For example the picture on the right here represents a room with 24 GreenForges of more than can go to hundreds of feet deep. To get as much production, even when it comes to the most modern plant factories, it would require a room orders of magnitude bigger.
And so when it comes to yield per unit of surface used compared to pretty much all the other setups out there. The only way to do better is to have the farms located completely underground with no direct access from the surface.
Increases Urban Farming Capacity
Normal urban vertical farming has a capacity problem…
It has been estimated that even if cities were to build rooftop greenhouses on every capable buildings and fill the parking spots with growing containers - it would only be able to reach around 5% of the crop requirements of the city. Growing in cities is highly limited because there is just not that much empty lots or parking space to make a big dent with growing containers. Rooftop greenhouses, on the other hand, require buildings that have very large flat roofs and whom are strong enough structurally, most residential and commercial buildings simply don’t have that.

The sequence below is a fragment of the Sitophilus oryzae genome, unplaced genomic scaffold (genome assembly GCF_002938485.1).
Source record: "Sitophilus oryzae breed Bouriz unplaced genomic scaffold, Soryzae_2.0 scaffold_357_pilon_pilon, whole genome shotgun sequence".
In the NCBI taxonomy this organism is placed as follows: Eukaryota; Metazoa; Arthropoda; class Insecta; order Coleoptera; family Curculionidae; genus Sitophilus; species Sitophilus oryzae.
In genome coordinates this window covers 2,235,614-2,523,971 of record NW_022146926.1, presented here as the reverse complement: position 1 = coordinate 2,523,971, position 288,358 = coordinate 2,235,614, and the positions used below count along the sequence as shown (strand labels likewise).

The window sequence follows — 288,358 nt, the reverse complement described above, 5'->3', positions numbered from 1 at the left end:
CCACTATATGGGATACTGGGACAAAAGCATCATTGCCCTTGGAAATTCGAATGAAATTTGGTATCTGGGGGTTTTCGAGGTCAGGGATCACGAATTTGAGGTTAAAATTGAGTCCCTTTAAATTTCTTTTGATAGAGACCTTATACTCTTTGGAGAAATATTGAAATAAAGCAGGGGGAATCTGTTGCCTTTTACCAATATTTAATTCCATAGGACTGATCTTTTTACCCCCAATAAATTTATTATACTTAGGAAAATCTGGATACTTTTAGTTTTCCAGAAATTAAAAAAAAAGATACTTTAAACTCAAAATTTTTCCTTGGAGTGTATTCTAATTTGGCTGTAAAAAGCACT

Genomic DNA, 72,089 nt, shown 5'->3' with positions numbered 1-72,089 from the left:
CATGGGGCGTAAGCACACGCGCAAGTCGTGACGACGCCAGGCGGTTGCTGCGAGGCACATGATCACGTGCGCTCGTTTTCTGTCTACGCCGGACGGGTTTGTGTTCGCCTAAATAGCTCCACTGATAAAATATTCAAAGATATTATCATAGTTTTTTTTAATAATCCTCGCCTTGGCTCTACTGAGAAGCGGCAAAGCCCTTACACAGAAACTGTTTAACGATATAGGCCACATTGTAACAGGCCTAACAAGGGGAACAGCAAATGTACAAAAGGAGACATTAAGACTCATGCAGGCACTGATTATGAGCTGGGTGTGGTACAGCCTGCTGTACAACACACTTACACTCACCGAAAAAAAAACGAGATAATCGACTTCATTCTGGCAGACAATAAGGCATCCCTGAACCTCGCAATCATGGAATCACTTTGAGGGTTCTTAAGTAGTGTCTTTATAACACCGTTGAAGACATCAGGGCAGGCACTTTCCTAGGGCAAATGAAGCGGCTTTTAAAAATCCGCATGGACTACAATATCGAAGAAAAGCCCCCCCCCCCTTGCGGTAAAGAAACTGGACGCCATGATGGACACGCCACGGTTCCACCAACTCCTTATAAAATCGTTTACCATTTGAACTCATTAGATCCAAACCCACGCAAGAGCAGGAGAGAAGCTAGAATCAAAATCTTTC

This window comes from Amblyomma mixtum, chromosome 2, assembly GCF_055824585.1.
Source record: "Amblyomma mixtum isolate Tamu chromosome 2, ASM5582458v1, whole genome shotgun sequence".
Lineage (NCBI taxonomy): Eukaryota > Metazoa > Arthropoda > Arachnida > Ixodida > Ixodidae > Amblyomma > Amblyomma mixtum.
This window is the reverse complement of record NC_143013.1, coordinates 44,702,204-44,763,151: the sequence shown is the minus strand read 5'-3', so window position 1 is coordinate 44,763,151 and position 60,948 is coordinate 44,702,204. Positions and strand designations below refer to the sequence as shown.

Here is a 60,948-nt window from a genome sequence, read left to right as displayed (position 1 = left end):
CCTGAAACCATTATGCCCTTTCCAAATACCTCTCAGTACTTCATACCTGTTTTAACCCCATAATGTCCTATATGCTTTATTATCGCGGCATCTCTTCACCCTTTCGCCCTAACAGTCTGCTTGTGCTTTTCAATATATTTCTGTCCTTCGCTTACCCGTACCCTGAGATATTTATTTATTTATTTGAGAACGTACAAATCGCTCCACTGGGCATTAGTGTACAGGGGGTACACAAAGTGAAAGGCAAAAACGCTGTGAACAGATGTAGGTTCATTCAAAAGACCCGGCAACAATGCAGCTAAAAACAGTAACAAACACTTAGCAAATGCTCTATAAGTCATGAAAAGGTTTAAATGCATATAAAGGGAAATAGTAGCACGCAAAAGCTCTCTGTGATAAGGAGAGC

GreenForges have a big advantage here, not just because they require less surface space than the other solutions, but also because they can be integrated with almost any new buildings, unlike rooftop greenhouses.
Lowers Heating Costs for Building Above
Even the most efficient LED lights generate waste heat, which means that they heat up the farm, and for most modern indoor vertical farms that’s a major issue because not only energy is lost through lighting, but it’s also required to cool down the farm. A double whammy.
So for GreenForges we aim at minimizing that waste of energy as much as possible, and we’re working on ways to recycle the waste heat in order to help heat the building above and reduce its energy.
And for that we have a big edge.. the ability to cool down the greenforges thanks to geothermal energy.
This is significant because geothermal is one of the most energy efficient ways you can keep the temperature of an environment stable. It requires significantly less energy than the alternatives. They aren’t as widespread because they require drilling or excavating; which has a cost. But in the case of GreenForges we already have that machinery on site so it’s a no-brainer.